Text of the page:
It’s interesting to note that the global average per person protein consumption exceeded dietary requirements in all regions in 2009, with each person consuming on average about 68 grams per day— one-third higher than the average daily adult requirement. In wealthy countries, protein consumption was higher still. For example, the average American man eats nearly 100 grams of protein per day, almost double the amount of protein he needs.
“Eat food. Not too much. Mostly plants.” ~Michael Pollan
So what can we do to help?
It’s not necessary for all of us to go as drastic as becoming vegan! But if each of us made even small dietary shifts towards more plant-based diets we could significantly reduce greenhouse emissions and the use of agricultural resources. According to the WRI, the average American could cut their diet’s environmental footprint in half just by eating less meat and dairy. If we build our meals around plant-based proteins, instead of meat the way most of us were raised, we could make a difference.
- If you eat beef, just shifting one-third of your beef consumption to other meats like chicken or pork could cut your diet’s environmental impacts by nearly 15 percent.
- Why not adopt the “Meat-free Monday” policy at your house?
- Think about cutting your total animal product consumption (all meat, dairy, fish and eggs) by half. If you currently eat meat and cheese at two meals per day, try switching to plant protein like beans, tofu or tempeh at one of your meals. To maintain a healthy weight, add additional plant-based foods to your diet, such as vegetables, oats, quinoa, rice, hummus, nuts and fruits.
- Use calcium-enriched milk substitutes more often. Any food that comes directly from a plant rather than from livestock will generally be responsible for a much lower level of greenhouse gas emissions than livestock products.
Study the WRI scorecard below and lean towards foods that have lower environmental impact:
“Whatever the case may be, for now at least, at this very moment, there appears to be some compelling empirical evidence that eating a diet based on compassion is good not only for animals but the environment we share with them.”
~James McWilliams, historian and writer.
You’ll see huge benefits to your health and waistline too!
Here’s one idea for a meat-free meal:
Vegan Thai Vegetable Curry
One can full-fat coconut milk (do not shake can)
1/2 cup vegetable stock
4 teaspoons tamari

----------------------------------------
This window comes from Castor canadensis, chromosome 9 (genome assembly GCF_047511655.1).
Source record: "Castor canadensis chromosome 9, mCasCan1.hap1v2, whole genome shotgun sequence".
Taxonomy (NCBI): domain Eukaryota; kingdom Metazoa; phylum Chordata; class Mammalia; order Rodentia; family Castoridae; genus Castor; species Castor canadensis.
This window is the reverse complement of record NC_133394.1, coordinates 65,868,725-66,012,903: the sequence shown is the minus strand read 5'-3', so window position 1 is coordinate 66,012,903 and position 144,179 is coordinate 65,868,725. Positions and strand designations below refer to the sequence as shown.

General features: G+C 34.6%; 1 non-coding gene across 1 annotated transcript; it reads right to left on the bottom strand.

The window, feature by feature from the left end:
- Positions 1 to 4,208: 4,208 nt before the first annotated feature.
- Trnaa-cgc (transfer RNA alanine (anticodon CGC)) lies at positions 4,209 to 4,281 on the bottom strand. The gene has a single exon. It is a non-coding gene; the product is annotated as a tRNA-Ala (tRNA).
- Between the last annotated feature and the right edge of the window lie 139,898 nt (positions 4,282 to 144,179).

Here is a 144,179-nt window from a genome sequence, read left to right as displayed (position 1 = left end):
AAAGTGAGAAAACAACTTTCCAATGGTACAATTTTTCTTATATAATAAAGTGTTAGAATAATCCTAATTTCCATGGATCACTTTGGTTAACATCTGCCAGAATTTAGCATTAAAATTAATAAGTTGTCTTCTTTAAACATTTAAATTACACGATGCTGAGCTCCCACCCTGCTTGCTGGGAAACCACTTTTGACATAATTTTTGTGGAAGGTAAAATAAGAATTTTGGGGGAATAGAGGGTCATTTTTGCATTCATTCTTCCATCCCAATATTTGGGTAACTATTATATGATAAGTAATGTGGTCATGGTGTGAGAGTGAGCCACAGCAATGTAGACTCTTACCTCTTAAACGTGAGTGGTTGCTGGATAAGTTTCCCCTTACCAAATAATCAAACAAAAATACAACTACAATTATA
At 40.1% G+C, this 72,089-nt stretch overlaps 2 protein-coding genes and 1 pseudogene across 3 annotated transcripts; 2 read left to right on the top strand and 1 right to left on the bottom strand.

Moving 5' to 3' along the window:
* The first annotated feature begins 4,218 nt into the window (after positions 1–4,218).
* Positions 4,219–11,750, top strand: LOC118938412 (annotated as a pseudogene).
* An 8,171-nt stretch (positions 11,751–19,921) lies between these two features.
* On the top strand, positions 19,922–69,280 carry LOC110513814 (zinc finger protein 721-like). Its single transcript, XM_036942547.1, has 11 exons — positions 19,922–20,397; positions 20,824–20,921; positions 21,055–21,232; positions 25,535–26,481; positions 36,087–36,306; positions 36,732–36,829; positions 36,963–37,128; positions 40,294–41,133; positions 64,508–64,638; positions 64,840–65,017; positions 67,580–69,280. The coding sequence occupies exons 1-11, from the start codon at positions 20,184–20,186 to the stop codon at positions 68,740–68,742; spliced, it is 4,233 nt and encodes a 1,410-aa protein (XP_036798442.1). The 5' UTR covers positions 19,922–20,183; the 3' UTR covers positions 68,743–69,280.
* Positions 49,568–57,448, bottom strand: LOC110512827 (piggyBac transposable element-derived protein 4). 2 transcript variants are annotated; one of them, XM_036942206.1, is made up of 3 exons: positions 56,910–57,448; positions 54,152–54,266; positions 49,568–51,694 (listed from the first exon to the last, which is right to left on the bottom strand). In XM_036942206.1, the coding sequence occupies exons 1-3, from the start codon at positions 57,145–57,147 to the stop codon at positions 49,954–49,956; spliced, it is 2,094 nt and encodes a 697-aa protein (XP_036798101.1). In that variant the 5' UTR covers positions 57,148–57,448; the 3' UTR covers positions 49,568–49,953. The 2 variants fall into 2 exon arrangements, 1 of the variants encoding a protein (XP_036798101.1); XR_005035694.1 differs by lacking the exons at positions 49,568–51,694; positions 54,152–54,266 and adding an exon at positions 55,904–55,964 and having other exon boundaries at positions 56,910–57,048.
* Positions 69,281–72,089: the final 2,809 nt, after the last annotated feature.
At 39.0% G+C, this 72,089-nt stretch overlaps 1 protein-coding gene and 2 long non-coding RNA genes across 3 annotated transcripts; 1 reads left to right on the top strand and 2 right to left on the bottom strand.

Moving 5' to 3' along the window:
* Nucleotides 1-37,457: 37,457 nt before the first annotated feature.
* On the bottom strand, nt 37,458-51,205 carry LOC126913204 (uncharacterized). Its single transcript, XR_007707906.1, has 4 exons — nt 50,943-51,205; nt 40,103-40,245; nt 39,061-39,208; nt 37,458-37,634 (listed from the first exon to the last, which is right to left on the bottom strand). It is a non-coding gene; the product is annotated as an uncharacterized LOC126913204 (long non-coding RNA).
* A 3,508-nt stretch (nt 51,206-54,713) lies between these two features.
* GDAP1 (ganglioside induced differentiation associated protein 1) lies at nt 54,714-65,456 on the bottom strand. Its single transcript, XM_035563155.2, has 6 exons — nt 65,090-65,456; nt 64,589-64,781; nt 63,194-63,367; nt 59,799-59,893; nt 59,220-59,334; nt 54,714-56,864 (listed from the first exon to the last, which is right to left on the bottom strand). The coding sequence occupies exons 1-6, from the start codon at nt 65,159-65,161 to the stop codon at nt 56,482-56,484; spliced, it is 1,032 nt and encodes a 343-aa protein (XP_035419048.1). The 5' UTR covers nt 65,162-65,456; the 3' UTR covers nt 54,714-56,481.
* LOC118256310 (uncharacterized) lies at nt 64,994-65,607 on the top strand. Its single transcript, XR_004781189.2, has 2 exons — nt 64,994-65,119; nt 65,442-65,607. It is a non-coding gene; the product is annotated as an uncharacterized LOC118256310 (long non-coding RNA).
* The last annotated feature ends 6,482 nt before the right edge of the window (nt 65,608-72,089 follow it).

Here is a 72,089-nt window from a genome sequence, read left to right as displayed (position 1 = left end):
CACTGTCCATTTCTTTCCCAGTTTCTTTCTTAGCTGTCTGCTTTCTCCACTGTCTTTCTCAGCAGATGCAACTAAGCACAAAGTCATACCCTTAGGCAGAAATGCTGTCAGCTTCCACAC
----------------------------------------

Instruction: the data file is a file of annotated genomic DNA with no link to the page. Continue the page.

3 teaspoons brown sugar
4 Tablespoons Thai green curry paste (Thai Kitchen brand has no shrimp or fish paste)
1/2 cup diced onion
2/3 cup diced red bell pepper
2/3 cup diced zucchini
2/3 cup diced, peeled sweet potato
2/3 cup sliced bamboo shoots, rinsed and drained
1 cup green beans, trimmed to 1-inch length
2/3 cup diced eggplant
8 large basil leaves, cut into thin chiffonade
Open the can of coconut milk without shaking it. Spoon 6 tablespoons of the coconut cream from the top of the can into a large skillet. Pour remaining contents of can into a medium bowl, and mix well. In a small bowl, combine vegetable stock, soy sauce and brown sugar. Stir until the sugar is dissolved.
Place skillet of coconut cream over medium-high heat until it begins to bubble. Add curry paste and reduce heat to medium-low. Stir constantly until very fragrant, about 3 minutes; adjust heat as needed to prevent burning.
Add all the vegetables: onion, red pepper, zucchini, sweet potato, bamboo shoots, green beans and eggplant. Stir until vegetables are hot, 2-3 minutes.
Stir in the rest of the coconut milk, bring the mixture to a boil and reduce heat to low. Simmer, uncovered until the vegetables are tender, about 10 minutes.
Add the tamari mixture to the skillet along with a generous squeeze of fresh lime juice to taste; you may use the juice of an entire lime. Stir and mix well. Add up to 1/4 cup water if the curry seems too thick.
To serve, place the curry in a warm serving bowl and garnish with the basil chiffonade. If desired, serve over brown or wild rice.
Recipe adapted from NYTimes cooking.
This recipe is TWC-approved!